6 Ways to Deal With Rising Tension

Written by: Jorinde Berben
Image credit: www.pikist.com

We’ve been on holiday with the whole family for about 5 days now. We’re in a house in the middle of nature. There are 14 of us in total: 8 adults and 6 children between the ages of 2 and 8.

The past few days have been lovely. The children have enjoyed nature, playing together and the hikes we’ve taken. The adults have played games, cooked and enjoyed the relief that comes from knowing there are other eyes also watching over your children.

I love to laugh with my family these days, enjoy the food they cook (something I avoid if I can), and bond with the children, my own and my niece and nephews. It’s also the first long trip me and my partner are taking together, and it’s really wonderful to have him around.

But there are things that I need to keep in mind as well. I am someone who needs alone time. Social interactions take up a lot of energy and I need to be on my own to process and recharge. It’s easy for me to dive into other people’s stories and let go of my own, which means I need to consciously tune into how I’m feeling, what I want and what I need on a regular basis. In other years, I wouldn’t even realise when things were getting too much. I’d just sense this feeling of unease, become irritable at times and get tense. Our brain is very good at creating stories when we don’t understand our own feelings, and the stories I told myself usually involved other people: They are getting really wound up! Can’t those kids just listen to me now? It’s clear that no one really cares how I feel right now.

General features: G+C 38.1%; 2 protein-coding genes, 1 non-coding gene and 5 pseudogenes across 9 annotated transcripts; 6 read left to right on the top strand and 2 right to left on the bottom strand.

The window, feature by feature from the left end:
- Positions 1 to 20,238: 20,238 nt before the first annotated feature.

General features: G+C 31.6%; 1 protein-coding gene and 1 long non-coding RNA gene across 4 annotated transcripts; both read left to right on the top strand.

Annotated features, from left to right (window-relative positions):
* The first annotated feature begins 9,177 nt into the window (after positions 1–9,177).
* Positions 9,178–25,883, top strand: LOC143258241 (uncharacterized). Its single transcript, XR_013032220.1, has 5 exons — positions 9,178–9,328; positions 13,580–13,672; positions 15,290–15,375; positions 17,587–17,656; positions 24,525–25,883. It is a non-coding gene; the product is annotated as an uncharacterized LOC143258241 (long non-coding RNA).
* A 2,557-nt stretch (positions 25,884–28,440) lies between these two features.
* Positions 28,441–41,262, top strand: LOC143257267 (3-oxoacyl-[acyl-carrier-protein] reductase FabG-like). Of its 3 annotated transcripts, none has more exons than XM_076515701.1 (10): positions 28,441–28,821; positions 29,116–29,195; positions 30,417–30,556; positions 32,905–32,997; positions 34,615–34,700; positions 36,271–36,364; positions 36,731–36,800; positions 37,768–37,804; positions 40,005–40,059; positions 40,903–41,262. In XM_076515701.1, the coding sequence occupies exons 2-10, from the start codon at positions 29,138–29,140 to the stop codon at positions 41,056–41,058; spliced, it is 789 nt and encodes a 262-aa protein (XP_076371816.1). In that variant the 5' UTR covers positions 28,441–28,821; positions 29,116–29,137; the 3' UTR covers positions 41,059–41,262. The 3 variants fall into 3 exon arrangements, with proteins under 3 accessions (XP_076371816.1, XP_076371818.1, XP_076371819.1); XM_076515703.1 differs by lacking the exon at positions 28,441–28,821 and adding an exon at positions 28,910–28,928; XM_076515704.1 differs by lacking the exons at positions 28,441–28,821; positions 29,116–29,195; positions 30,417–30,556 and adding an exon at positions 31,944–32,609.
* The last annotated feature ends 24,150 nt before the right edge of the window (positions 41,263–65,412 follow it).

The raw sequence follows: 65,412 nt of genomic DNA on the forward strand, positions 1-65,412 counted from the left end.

But, since I’ve started tuning into my own feelings more, and since I’ve accepted for myself that I’m allowed to ask for what I need, I’m more weary of those stories (though they are far from gone!). I now take the moments when I’m fully alone, during part of a walk, the shower or while writing this post, to notice the tension in my body. For me it’s most noticeable in my jaws, my shoulders and my arms. I consciously relax those muscles and by the difference I can sense how tensely I’ve been walking around without even noticing it. I have rather strong commitment anxiety and my current partner also knows how important it is to be aware of that anxiety (and lovingly encourages me to take responsibility for my own needs in that matter).